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Book Review: Sarah’s Key

sarah's key

Rating: 3 out of 4 stars

Title: Sarah’s Key

Author: Tatiana De Rosnay

Published: 2010

Publisher: St. Martin’s Press

Paris, July 1942: Sarah, a ten-year old girl, is taken with her parents by the French police as they go door-to-door arresting Jewish families in the middle of the night. Desperate to protect her younger brother, Sarah locks him in a bedroom cupboard–their secret hiding place–and promises to come back for him as soon as they are released.

Sixty Years Later: Sarah’s story intertwines with that of Julia Jarmond, an American journalist investigating the roundup. In her research, Julia stumbles onto a trail of secrets that link her to Sarah, and to questions about her own romantic future. 

When I arrived at the library to take this book out the first thing the librarian told me was “Oh! This one made me cry! It was really good!”. Now normally, books don’t make me cry, but this one tore out my heart! As I don’t want to give anything away, there were many moments were all I could say was “NO!” and cry.

The thing that stood out the most to me was that this part of history is something I had never been aware of! I had no idea that there was a french round up of Jewish families called the Vel d’hiv. They rounded up all of the Jewish families and placed them in a stadium for days on end with very little food or water. Rosnay describes the horrific conditions in such detail it broke my heart to read. At one point, even before sending people off to Auschwitz, they brutally separated children from their mothers. Just to think about it tugs at my heart.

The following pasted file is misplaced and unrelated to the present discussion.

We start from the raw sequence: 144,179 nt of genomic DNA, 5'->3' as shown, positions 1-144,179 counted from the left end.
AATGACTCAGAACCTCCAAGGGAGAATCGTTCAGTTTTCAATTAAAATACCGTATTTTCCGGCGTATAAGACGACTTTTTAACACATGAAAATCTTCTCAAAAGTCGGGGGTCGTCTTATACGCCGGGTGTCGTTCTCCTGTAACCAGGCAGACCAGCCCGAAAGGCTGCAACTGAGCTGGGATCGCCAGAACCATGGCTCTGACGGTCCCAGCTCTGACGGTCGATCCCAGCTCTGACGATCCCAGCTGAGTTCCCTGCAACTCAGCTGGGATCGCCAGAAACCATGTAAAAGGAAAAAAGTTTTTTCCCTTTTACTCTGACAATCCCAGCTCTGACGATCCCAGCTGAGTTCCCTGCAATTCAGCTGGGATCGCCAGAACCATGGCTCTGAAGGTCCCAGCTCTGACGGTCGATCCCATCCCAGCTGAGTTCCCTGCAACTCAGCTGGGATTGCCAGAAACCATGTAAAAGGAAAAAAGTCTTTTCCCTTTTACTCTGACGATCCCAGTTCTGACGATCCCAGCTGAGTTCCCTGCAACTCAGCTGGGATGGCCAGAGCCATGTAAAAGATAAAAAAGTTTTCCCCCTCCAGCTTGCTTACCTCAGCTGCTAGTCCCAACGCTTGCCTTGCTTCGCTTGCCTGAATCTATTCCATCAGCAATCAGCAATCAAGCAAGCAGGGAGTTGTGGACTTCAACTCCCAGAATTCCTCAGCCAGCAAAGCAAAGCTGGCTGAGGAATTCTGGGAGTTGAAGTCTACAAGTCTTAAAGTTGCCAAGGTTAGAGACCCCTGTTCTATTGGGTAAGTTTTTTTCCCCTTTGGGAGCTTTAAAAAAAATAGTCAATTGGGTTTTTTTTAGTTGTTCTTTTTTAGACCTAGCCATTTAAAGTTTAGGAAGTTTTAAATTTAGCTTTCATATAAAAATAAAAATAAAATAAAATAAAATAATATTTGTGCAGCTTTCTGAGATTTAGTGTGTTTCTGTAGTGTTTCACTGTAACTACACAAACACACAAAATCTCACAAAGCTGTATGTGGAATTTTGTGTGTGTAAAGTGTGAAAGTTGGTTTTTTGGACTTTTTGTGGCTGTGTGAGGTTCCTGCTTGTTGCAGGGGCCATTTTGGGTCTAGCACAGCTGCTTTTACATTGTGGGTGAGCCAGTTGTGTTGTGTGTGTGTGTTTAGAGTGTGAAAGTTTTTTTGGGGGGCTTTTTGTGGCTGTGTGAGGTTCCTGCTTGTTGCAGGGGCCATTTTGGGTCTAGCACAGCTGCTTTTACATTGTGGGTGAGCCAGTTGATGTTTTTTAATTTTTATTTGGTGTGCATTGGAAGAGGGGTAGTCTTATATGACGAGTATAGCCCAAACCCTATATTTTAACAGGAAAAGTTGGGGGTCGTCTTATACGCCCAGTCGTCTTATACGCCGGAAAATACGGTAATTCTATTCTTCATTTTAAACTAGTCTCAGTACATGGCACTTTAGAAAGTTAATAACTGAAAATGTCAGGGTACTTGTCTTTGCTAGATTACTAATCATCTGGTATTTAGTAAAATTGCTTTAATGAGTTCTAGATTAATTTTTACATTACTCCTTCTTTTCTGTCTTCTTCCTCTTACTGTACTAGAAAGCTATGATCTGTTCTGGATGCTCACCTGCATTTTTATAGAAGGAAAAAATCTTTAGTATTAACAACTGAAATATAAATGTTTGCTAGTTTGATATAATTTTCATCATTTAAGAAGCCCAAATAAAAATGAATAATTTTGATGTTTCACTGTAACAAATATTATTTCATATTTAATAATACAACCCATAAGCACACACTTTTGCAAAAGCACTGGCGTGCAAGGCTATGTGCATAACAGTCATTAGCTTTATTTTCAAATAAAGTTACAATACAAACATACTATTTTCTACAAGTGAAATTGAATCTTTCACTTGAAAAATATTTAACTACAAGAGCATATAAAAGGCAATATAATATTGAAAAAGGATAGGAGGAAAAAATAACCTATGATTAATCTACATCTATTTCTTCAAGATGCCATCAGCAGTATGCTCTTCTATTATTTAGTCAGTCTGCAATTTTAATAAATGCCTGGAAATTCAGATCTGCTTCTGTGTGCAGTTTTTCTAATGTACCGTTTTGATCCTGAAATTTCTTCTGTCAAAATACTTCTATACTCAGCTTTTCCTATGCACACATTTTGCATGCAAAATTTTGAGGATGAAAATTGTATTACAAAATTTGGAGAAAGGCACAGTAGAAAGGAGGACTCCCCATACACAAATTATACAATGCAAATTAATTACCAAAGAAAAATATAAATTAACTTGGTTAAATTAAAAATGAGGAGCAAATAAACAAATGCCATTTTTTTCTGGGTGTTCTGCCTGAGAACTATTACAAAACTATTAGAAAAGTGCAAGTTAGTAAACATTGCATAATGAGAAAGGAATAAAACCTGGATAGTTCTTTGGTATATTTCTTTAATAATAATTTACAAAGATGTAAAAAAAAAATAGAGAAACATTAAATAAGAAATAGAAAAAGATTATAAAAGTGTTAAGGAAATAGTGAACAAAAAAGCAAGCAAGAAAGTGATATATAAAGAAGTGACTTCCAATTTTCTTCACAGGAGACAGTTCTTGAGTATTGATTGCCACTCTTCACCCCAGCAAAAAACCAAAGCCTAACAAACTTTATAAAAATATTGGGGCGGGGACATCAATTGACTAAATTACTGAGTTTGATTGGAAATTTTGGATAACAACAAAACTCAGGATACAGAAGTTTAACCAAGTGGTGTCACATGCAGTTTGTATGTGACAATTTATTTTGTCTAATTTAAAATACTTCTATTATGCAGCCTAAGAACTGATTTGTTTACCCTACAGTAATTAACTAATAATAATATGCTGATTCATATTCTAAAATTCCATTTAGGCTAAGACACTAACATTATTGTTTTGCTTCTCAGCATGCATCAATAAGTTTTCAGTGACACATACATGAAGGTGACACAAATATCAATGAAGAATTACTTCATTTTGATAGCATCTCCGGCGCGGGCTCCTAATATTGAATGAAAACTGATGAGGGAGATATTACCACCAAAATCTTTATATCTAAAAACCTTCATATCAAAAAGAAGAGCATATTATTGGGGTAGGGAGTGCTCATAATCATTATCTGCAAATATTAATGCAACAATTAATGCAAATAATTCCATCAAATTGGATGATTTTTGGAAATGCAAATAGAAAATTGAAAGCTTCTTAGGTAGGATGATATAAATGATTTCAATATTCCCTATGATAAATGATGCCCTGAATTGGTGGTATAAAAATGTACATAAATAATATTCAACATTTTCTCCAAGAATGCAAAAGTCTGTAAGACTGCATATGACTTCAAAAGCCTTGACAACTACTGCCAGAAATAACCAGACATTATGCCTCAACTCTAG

The book emphasized Frances lack of interest, or hatred of the topic. People wanted to forget and many were unwilling to talk to the main character about such things. It was even sadder that many of the newer generation had no idea they were living next to or in such a historical site. I feel that this often happens. People want to erase the horrible parts of history, but you can’t do that. People think just because it is the past that it needs to be forgotten. This is entirely untrue. Rosnay really shows that the past will continue to live with people, it is not just history to some but so ingrained that it is a part of them.

The only reason that I gave it 3 out of 4 stars is that I began to lose interest in the story towards the end. They was simply me, but it was still a great story. If you haven’t read Sarah’s Key I suggest you do. This story really opened up my eyes about a history that I had no idea about. People often assume it was just German’s involved in the atrocities, but there were other countries that believed in Hitler’s words and followed his orders.

Have you read Sarah’s Key? If so, what did you think? I would love to hear from you :-)!


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